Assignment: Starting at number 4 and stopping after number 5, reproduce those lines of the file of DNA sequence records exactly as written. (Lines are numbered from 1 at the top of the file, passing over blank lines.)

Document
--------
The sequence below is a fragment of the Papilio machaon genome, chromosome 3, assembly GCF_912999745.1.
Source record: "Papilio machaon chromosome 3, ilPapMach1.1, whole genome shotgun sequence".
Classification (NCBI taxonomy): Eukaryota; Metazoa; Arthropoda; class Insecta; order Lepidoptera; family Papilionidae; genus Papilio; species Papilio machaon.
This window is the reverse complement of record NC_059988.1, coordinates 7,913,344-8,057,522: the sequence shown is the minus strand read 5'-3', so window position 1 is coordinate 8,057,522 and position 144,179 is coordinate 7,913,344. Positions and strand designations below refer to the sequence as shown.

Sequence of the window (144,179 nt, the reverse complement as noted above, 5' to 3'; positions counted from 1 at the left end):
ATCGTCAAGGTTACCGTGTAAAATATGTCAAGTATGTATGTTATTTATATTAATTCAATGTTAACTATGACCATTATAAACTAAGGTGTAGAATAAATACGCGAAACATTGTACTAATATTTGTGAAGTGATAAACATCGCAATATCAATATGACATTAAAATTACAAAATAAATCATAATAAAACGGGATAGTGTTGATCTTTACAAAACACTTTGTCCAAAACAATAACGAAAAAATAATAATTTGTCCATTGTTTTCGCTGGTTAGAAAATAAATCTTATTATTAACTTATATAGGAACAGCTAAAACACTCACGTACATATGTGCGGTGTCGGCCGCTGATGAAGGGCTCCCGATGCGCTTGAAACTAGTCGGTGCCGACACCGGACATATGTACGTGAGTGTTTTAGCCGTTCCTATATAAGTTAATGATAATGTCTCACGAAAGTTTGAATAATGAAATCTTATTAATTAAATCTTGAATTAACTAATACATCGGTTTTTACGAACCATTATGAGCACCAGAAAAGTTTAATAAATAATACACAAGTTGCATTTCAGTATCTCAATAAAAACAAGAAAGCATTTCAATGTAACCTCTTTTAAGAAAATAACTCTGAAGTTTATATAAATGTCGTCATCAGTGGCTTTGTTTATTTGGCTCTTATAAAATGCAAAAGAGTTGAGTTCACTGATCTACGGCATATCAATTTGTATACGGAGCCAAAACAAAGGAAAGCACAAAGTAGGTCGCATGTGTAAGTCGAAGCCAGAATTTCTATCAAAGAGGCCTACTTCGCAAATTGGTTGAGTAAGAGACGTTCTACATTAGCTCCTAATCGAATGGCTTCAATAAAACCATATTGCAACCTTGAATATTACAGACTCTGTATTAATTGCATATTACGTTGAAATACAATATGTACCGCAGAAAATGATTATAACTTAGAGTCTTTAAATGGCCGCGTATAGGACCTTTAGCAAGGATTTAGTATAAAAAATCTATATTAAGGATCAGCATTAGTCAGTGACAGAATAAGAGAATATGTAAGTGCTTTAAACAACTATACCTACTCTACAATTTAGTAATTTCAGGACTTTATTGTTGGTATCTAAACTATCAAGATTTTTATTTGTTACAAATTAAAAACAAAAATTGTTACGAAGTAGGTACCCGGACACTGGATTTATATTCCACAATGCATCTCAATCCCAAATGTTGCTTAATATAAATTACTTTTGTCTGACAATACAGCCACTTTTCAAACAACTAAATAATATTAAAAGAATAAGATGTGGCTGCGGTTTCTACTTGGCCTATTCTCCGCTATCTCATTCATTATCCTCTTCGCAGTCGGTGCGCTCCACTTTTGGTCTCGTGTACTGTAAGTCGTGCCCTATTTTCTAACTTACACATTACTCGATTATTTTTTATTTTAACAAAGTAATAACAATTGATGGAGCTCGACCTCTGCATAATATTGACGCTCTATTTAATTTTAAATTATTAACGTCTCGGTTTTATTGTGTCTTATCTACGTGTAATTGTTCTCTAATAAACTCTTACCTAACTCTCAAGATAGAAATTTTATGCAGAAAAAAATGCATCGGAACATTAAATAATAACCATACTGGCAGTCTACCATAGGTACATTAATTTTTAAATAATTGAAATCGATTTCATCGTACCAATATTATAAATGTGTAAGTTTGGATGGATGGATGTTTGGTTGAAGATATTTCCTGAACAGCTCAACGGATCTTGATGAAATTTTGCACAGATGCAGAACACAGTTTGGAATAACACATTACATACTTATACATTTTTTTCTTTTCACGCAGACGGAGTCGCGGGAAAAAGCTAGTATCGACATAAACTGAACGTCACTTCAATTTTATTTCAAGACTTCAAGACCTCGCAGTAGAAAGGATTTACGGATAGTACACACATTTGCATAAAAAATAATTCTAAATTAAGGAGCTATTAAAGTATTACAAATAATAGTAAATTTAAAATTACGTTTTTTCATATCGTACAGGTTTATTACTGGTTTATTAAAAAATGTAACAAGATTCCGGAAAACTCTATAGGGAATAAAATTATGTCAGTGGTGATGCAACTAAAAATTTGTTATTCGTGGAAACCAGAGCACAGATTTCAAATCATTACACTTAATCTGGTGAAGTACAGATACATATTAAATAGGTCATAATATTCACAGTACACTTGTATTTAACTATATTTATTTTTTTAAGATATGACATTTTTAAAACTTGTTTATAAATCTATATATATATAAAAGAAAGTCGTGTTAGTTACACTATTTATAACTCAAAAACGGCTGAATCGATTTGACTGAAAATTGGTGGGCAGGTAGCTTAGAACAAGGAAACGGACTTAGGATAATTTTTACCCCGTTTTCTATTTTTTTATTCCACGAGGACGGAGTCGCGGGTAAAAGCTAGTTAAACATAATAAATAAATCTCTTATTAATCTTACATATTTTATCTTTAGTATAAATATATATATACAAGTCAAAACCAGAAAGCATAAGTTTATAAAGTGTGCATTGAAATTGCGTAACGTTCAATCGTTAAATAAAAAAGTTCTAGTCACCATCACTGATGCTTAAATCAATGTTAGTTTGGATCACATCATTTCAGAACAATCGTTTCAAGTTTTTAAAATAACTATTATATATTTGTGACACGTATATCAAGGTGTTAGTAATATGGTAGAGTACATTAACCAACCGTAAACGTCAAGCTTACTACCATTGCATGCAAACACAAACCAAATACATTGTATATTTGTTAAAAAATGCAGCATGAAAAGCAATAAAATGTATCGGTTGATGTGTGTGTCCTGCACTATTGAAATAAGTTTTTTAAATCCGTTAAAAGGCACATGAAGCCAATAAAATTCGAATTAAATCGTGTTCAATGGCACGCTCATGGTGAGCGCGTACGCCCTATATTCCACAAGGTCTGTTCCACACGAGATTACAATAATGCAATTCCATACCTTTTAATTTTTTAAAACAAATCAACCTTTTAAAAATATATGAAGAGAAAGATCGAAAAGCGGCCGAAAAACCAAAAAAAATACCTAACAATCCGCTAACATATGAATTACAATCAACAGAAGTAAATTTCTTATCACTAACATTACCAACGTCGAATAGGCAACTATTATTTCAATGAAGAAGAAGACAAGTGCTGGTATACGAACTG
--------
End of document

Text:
This window is the reverse complement of record NC_059988.1, coordinates 7,913,344-8,057,522: the sequence shown is the minus strand read 5'-3', so window position 1 is coordinate 8,057,522 and position 144,179 is coordinate 7,913,344. Positions and strand designations below refer to the sequence as shown.

Sequence of the window (144,179 nt, the reverse complement as noted above, 5' to 3'; positions counted from 1 at the left end):